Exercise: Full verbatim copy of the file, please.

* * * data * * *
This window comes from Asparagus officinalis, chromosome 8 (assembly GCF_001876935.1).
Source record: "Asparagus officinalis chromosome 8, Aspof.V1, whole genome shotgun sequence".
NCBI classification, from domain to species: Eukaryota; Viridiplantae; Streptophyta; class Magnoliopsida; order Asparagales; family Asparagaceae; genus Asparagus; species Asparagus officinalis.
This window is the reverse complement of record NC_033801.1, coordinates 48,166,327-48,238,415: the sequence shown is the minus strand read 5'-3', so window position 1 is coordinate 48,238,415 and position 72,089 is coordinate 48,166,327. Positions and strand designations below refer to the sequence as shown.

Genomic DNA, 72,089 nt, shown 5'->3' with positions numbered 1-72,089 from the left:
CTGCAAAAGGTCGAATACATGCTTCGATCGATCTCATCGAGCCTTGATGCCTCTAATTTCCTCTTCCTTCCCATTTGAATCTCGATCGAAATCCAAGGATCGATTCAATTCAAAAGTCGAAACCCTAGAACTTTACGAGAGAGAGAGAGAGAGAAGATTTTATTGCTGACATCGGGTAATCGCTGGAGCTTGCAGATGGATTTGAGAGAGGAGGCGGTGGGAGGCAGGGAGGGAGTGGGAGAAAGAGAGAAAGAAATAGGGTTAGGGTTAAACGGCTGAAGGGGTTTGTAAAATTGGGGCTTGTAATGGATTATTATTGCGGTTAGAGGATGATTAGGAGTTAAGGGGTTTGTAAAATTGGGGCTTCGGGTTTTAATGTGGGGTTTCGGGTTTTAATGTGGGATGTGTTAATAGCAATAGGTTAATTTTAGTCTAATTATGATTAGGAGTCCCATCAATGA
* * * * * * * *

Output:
This window comes from Asparagus officinalis, chromosome 8 (assembly GCF_001876935.1).
Source record: "Asparagus officinalis chromosome 8, Aspof.V1, whole genome shotgun sequence".
NCBI classification, from domain to species: Eukaryota; Viridiplantae; Streptophyta; class Magnoliopsida; order Asparagales; family Asparagaceae; genus Asparagus; species Asparagus officinalis.
This window is the reverse complement of record NC_033801.1, coordinates 48,166,327-48,238,415: the sequence shown is the minus strand read 5'-3', so window position 1 is coordinate 48,238,415 and position 72,089 is coordinate 48,166,327. Positions and strand designations below refer to the sequence as shown.

Genomic DNA, 72,089 nt, shown 5'->3' with positions numbered 1-72,089 from the left:
CTGCAAAAGGTCGAATACATGCTTCGATCGATCTCATCGAGCCTTGATGCCTCTAATTTCCTCTTCCTTCCCATTTGAATCTCGATCGAAATCCAAGGATCGATTCAATTCAAAAGTCGAAACCCTAGAACTTTACGAGAGAGAGAGAGAGAGAAGATTTTATTGCTGACATCGGGTAATCGCTGGAGCTTGCAGATGGATTTGAGAGAGGAGGCGGTGGGAGGCAGGGAGGGAGTGGGAGAAAGAGAGAAAGAAATAGGGTTAGGGTTAAACGGCTGAAGGGGTTTGTAAAATTGGGGCTTGTAATGGATTATTATTGCGGTTAGAGGATGATTAGGAGTTAAGGGGTTTGTAAAATTGGGGCTTCGGGTTTTAATGTGGGGTTTCGGGTTTTAATGTGGGATGTGTTAATAGCAATAGGTTAATTTTAGTCTAATTATGATTAGGAGTCCCATCAATGA